What is a budget? (definition, types and examples)

budget is a document where forecasts or forecasts for a given period of time are quantified.

In the case of a company’s budget, this quantifies forecasts or forecasts of different elements of it, such as sales, purchases, production, administrative expenses, and sales expenses.

Budgets are a fundamental management tool for any company since they allow planning, coordinating, controlling and evaluating the different operations, resources and activities of this company.

A company budget is a document that shows the forecast of different elements of it in monetary terms.

In this article you will find:

  • What is a budget?
  • What is the use of a budget?
  • Types of budgets in a company
  • What is the master budget?
  • Summary

What is a budget?

A budget is a document where forecasts or forecasts for a given period of time are quantified.

In the case of a company’s budget , this quantifies forecasts or forecasts of different elements of it, such as sales, purchases, production, administrative expenses, and sales expenses.

It is often thought that the budgets of a company only quantify forecasts or forecasts of the elements related to its income and expenses, but the truth is that they quantify forecasts or forecasts of any element that can be quantified.

For example, in addition to the sales and purchase budgets, in a company we can also find budgets for the products that are going to be manufactured, and the materials that are going to be required to manufacture these.

The budgets of a company are usually prepared by the managers of the different areas or departments of the company in coordination with the other areas or departments, and taking into account the objectives, strategies and values ​​of the company, and the guidelines of senior management in in case there were.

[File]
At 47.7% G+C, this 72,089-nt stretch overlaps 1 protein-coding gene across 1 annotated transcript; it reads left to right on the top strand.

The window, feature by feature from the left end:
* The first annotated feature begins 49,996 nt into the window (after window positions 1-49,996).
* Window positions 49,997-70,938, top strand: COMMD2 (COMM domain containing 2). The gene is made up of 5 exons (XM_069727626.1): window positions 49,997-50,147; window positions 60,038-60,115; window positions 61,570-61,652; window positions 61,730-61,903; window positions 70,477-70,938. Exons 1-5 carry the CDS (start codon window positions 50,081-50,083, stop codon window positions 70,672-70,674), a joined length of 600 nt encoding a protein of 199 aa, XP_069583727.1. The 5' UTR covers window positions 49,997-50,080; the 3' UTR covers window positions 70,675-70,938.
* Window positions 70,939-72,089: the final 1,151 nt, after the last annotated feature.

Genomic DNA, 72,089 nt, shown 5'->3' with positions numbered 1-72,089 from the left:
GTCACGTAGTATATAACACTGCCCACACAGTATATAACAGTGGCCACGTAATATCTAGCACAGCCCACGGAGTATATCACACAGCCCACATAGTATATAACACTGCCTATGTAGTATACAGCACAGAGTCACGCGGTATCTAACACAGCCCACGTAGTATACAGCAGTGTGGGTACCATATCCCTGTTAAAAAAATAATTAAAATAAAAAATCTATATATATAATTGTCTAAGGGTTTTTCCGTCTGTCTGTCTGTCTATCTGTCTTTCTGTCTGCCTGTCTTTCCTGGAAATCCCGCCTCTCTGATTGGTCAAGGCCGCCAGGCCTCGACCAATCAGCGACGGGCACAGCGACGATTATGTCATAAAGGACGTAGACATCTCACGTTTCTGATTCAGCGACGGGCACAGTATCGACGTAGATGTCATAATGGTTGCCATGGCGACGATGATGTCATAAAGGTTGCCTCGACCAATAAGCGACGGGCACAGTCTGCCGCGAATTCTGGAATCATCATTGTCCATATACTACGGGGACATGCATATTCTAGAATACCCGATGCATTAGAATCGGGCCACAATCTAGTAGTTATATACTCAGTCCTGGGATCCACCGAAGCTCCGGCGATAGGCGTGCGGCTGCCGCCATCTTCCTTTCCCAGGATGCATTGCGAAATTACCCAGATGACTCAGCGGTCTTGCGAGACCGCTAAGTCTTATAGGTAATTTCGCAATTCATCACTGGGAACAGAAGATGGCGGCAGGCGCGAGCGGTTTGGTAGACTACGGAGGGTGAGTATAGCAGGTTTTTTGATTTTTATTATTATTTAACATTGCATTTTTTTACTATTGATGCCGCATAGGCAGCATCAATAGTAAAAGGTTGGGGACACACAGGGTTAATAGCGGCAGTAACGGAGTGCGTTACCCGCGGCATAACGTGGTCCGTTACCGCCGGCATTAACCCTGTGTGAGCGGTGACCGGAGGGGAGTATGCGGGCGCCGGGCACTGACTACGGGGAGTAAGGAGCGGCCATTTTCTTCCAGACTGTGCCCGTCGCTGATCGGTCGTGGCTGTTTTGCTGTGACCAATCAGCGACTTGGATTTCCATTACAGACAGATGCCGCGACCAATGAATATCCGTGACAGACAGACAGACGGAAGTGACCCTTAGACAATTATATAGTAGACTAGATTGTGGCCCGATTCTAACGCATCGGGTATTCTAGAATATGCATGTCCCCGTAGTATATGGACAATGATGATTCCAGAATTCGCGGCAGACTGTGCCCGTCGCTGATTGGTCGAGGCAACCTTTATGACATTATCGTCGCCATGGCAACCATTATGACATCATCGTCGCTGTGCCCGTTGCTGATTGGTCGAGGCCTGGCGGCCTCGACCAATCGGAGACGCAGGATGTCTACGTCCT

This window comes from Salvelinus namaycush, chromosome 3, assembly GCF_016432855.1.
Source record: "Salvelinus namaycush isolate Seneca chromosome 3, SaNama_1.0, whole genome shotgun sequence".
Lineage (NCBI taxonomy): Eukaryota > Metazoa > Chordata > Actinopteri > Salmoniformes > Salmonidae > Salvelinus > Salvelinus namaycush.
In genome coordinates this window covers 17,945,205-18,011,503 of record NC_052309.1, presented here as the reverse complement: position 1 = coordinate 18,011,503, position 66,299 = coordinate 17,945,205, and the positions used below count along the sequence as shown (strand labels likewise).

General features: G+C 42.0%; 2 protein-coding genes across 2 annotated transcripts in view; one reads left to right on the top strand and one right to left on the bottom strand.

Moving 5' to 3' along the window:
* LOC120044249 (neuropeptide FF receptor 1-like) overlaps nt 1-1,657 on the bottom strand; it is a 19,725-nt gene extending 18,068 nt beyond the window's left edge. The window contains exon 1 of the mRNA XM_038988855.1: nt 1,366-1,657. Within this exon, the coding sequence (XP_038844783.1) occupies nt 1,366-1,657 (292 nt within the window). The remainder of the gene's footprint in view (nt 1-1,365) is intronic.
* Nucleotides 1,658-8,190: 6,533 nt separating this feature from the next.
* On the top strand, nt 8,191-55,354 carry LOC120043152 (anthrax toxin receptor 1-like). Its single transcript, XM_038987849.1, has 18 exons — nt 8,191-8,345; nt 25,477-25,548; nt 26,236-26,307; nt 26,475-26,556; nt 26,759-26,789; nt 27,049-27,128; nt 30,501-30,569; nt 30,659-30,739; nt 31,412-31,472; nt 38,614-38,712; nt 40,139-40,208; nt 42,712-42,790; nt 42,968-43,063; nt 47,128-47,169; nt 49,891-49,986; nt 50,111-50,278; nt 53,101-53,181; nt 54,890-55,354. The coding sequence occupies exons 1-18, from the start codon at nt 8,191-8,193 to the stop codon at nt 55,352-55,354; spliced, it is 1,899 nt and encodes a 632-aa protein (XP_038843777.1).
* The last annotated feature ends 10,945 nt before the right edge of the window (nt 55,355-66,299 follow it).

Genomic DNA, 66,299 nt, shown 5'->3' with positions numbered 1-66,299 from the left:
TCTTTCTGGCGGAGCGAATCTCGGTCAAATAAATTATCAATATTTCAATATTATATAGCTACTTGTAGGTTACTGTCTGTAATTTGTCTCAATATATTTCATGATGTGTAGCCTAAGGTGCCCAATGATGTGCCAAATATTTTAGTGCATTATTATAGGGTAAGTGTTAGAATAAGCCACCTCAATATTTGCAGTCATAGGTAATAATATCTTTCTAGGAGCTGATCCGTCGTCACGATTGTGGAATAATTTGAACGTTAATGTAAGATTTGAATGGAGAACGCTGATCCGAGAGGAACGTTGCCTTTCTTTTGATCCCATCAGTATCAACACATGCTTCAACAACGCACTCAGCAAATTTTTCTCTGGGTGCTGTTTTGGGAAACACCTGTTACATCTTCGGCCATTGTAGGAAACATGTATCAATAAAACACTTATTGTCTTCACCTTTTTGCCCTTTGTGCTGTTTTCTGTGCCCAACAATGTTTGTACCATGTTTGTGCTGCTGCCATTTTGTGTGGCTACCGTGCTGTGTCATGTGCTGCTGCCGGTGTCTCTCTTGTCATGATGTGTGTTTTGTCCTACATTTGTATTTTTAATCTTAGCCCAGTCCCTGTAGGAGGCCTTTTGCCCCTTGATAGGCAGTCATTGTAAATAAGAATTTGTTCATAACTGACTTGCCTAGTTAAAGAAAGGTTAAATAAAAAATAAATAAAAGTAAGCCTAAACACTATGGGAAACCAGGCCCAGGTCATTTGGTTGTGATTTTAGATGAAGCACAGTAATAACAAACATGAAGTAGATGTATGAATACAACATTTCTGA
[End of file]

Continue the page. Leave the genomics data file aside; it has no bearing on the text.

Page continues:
Also, the budgets of a company are usually drawn up at the end of the year for a period of one year (for the coming year), and are flexible documents that are reviewed (and corrected if necessary) monthly or quarterly.

What is the use of a budget?

Budgets are a fundamental management tool for any company since they allow planning, coordinating, controlling and evaluating the different operations, resources and activities of this company.

Planning

Budgets allow you to plan operations, resources, and activities, and therefore help us anticipate events, reduce uncertainty, and minimize risk.

For example, making a budget with the sales that we are going to have (sales budget), allows us to plan the purchase or manufacture of the products that we are going to sell, and the money that we are going to need to buy or manufacture these.

Coordination

Budgets also serve as a guide to coordinate operations, resources and activities and, therefore, help us to harmonize and integrate all areas or departments of the company.

For example, when making the production budget, the production area must coordinate with the finance area the availability of money that allows it to meet its objectives.

Control and evaluation

Finally, budgets serve as an instrument of control and evaluation since they allow comparing the results obtained with those budgeted.

For example, they allow us to know in which areas there have been deviations or variations (differences between the results obtained and those budgeted for) and, therefore, in which areas we must take corrective measures.

Types of budgets in a company

The budgets of a company can be classified according to various criteria, such as its flexibility or the period of time they cover; however, they are mainly classified according to their field of application:

Here are the main types of budgets that exist in a company according to their field of application:

Sales budget

The sales budget shows the sales forecast of a company in monetary terms for a certain period of time.

The sales budget is the main budget of a company since it is from this that all other budgets are made.